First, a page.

Dan Kegel - WINE architect
One of my concerns is that Microsoft reserves the right to sue you if you implement all of OOXML. The Microsoft "Open Specification Promise" and the earlier "Covenant Not To Sue" only cover the *required* portions of the standard, not the optional sections, e.g. the ones that handle backwards compatibility. Thus Microsoft seems to be saying that any OOXML file that was produced by loading a Word 2003 file and saving it as OOXML (and that's going to be the most common case for some time) cannot be legally read by a competing implementation without licensing Microsoft's patents.
Klaus Knopper - creator of Knoppix and Gnoppix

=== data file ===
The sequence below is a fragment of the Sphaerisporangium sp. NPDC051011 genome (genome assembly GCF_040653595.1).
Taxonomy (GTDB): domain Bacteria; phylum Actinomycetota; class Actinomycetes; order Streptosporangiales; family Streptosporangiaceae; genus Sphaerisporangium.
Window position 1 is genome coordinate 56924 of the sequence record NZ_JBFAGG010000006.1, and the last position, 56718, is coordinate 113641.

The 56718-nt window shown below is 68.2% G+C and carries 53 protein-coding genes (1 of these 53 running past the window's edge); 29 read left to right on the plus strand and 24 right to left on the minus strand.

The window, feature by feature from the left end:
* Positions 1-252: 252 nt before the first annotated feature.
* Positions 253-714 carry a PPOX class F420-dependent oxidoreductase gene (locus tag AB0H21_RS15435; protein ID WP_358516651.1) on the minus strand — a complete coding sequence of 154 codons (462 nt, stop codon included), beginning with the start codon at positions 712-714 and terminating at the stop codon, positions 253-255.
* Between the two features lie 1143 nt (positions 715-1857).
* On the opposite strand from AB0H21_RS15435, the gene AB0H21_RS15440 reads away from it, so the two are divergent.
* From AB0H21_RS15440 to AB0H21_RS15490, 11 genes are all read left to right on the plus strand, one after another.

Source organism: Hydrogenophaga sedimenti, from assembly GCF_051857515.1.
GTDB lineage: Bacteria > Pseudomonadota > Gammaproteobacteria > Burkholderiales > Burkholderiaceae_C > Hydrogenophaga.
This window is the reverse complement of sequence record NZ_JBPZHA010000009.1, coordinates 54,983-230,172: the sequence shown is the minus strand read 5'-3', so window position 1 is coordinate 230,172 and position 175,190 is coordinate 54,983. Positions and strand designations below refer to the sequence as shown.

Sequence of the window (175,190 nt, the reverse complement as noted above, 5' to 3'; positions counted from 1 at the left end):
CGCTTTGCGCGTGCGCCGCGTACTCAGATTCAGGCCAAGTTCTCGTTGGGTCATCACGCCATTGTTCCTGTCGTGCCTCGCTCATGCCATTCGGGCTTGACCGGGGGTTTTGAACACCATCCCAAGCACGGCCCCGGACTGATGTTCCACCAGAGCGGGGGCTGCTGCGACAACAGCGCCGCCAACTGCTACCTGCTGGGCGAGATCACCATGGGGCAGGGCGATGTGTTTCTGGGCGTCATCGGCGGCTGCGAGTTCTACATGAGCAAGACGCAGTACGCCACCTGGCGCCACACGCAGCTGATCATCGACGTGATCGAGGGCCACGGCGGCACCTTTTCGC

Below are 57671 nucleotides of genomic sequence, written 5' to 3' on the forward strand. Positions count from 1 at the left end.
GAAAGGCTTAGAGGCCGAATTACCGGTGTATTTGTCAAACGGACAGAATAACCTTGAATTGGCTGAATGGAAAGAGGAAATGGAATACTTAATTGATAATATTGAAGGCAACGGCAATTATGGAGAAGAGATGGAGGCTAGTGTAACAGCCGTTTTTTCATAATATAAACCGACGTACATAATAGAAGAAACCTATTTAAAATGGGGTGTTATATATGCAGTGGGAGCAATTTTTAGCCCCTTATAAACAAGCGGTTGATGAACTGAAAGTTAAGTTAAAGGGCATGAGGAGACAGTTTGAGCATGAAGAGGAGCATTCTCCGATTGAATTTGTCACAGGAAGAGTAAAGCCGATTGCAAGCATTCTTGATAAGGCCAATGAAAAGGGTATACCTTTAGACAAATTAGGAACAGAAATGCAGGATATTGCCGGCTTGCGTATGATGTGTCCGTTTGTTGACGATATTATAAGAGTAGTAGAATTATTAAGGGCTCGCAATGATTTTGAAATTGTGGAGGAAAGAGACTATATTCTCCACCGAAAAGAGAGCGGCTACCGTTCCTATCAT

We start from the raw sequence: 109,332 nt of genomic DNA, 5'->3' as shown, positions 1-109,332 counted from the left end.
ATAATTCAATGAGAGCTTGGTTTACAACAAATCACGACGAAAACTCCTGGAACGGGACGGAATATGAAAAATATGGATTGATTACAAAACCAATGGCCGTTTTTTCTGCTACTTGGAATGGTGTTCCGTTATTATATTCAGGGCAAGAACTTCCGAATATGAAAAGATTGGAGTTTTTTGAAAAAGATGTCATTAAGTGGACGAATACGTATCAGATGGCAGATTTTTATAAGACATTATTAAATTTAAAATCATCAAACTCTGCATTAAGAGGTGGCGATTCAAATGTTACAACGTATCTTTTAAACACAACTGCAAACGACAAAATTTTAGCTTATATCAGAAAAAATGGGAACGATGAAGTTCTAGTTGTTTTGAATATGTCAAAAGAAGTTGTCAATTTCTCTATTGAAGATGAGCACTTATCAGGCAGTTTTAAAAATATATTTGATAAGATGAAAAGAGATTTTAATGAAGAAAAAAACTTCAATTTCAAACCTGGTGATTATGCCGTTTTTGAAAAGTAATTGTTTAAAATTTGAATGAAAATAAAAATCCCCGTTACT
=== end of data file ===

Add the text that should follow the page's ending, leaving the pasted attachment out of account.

Scott Preece - Desktop Architect
I understand that the proposed standard is really a surrogate for Microsoft's claim to legitimacy in markets where support for open standards and interoperability are critical.
However, it's also true that (a) in many problem spaces there are multiple standards and (b) the normal role of the standards process is to formalize existing practice rather than to make policy or invent "better" practices. I once chaired a POSIX working group that was trying to forge a single standard to unify practice where there were two existing practices; ultimately the effort failed and the two practices were individually standardized. And the world didn't end.